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 Post subject: 2 or 3 blade for elk?
PostPosted: January 22nd, 2015, 1:41 pm 
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Hoping someone can give me some advice on broadhead choice. I am looking at the VPA 2 and 3 blade heads in either 225 or 250 grain. I will be shooting a 50-60lb bow. My main concern is penetration if I were to hit the shoulder blade. Please lay the advice on me.
Thanks


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PostPosted: January 22nd, 2015, 3:46 pm 
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Elk are as tough as they come. In my opinion you are more likely to have success if your head can slide off bone and continue on. I have killed 4 or 5 bulls with 3 blade BH's and while I like the cutting surface I was not sold on their ability to slide off bone if needed. Even though I would get rid of the needle point.

I went back to Magnus 2 blades w/bleeders and put steel inserts in them.(I wish the bleeders were a little weaker because I have seen where the should have broke but have not.) I round the tip a bit hoping that it will not stick in bone but move around it.

Granted these are just my opinions but I do believe this made a difference this year when I caught a Moose in the worst possible spot on the shoulder. I initially thought I blew through the scapula but after I got the blade back from the butcher I found that the BH slide almost a full inch before it continued into the goods, and the bleeders did break. That is with a 63-65# recurve, under 30 yards, and he did not get far.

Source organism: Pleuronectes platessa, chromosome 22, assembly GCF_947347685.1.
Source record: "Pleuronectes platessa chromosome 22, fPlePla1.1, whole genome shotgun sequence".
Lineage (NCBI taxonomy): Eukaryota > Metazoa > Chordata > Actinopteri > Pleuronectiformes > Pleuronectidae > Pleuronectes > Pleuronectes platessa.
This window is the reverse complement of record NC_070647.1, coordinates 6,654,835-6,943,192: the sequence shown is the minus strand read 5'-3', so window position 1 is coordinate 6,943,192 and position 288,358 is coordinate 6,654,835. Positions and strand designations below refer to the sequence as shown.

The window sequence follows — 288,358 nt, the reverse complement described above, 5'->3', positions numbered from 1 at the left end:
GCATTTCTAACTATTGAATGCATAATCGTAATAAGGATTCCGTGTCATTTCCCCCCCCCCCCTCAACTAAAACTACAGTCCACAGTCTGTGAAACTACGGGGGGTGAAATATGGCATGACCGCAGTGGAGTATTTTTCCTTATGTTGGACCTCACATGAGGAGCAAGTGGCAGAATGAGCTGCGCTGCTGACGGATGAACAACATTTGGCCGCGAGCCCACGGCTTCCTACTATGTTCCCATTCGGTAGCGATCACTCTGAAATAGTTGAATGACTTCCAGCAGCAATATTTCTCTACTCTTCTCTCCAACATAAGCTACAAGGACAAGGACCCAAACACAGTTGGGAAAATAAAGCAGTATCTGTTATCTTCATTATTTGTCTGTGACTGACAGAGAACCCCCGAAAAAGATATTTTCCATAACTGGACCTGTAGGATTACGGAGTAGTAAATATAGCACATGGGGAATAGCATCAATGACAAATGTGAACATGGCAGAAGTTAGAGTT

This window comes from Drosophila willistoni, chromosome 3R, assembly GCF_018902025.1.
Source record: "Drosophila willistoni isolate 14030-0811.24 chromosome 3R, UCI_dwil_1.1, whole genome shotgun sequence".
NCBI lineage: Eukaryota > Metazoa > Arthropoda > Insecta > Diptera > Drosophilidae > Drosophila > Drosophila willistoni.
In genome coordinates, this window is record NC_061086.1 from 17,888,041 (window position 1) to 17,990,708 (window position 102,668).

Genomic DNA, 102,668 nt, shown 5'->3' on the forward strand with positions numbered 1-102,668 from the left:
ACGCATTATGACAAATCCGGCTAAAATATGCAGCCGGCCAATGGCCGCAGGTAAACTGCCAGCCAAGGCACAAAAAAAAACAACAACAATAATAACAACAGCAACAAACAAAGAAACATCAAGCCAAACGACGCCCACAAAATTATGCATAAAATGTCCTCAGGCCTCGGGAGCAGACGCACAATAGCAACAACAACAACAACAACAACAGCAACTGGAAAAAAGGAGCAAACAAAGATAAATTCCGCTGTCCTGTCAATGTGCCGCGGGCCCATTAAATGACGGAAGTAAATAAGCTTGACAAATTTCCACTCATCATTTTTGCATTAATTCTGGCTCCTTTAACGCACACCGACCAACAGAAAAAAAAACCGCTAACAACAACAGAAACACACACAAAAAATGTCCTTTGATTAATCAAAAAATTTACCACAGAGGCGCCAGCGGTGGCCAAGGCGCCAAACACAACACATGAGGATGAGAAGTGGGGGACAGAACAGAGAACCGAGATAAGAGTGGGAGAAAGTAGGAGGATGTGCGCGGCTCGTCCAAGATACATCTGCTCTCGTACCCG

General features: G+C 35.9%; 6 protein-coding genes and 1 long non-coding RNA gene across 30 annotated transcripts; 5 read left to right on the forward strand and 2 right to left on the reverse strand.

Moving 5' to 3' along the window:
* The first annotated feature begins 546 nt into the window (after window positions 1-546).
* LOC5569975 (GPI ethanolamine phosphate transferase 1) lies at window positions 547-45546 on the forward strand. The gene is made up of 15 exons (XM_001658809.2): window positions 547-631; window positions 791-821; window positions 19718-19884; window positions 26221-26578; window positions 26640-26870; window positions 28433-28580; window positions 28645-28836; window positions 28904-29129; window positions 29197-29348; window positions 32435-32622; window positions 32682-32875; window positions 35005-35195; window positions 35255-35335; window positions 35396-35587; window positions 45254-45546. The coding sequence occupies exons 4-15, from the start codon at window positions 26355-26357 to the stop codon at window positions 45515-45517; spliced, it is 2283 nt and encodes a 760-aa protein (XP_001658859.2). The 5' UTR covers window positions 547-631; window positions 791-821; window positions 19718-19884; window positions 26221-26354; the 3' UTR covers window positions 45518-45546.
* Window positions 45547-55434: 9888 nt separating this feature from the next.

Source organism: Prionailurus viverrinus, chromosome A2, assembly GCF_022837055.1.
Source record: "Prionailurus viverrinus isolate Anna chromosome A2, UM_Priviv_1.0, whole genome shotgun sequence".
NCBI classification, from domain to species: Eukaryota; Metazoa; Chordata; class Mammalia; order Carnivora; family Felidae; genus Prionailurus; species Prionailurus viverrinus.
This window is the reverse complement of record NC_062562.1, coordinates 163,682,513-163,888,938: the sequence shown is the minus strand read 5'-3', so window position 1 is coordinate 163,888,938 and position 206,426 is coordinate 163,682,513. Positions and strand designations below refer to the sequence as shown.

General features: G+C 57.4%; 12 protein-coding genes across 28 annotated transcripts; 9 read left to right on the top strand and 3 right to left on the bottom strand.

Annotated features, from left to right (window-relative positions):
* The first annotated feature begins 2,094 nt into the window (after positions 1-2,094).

All that said I save my 3 blades for bears, I still like the hole they cut. Good luck

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PostPosted: January 22nd, 2015, 4:03 pm 
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Something that isn't talked about much when 2 blade-3 blade comparisons come up, is the blade relation/orientation to opposing blades. A 2 blade head has the 2 blades lined up 180 degrees opposite, which forms a perfectly straight cutting (or splitting) path. The broadhead is somewhat free to follow that line if an edge encounters bone, meaning the the head will take the path or line of least resistance when obstructed. Also and obviously, it takes less energy to push a 2 blade (really a single blade) through living tissue, it requires much less energy to split thin or soft bone with a 2 blade vs a 3 blade.

A 3 blade head has the 3 cutting edges set in type of 'Y' configuration, 120 degrees between edges. None of the edges align or work in concert with the others to produce a linear cut or split. That suggests to me that a 3 blade will act differently on bone vs a 2 blade, but not necessarily with less good results. In some cases the 3 blade may serve to shatter or 'blow up' bone and allow for the arrow to penetrate deeper. The real truth is that too many variables exist to call one head better than another. BUT...it is most people's belief that a 2 blade will achieve deeper penetration the majority of the time.

I've had great results with both types on big game, but on 'bigger' game my arrows will be sporting a heavy 2 blade, figuring that type of head ups my odds of better penetration, better blood trails (2-sided bleeding) and more animals recovered.


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PostPosted: January 22nd, 2015, 5:15 pm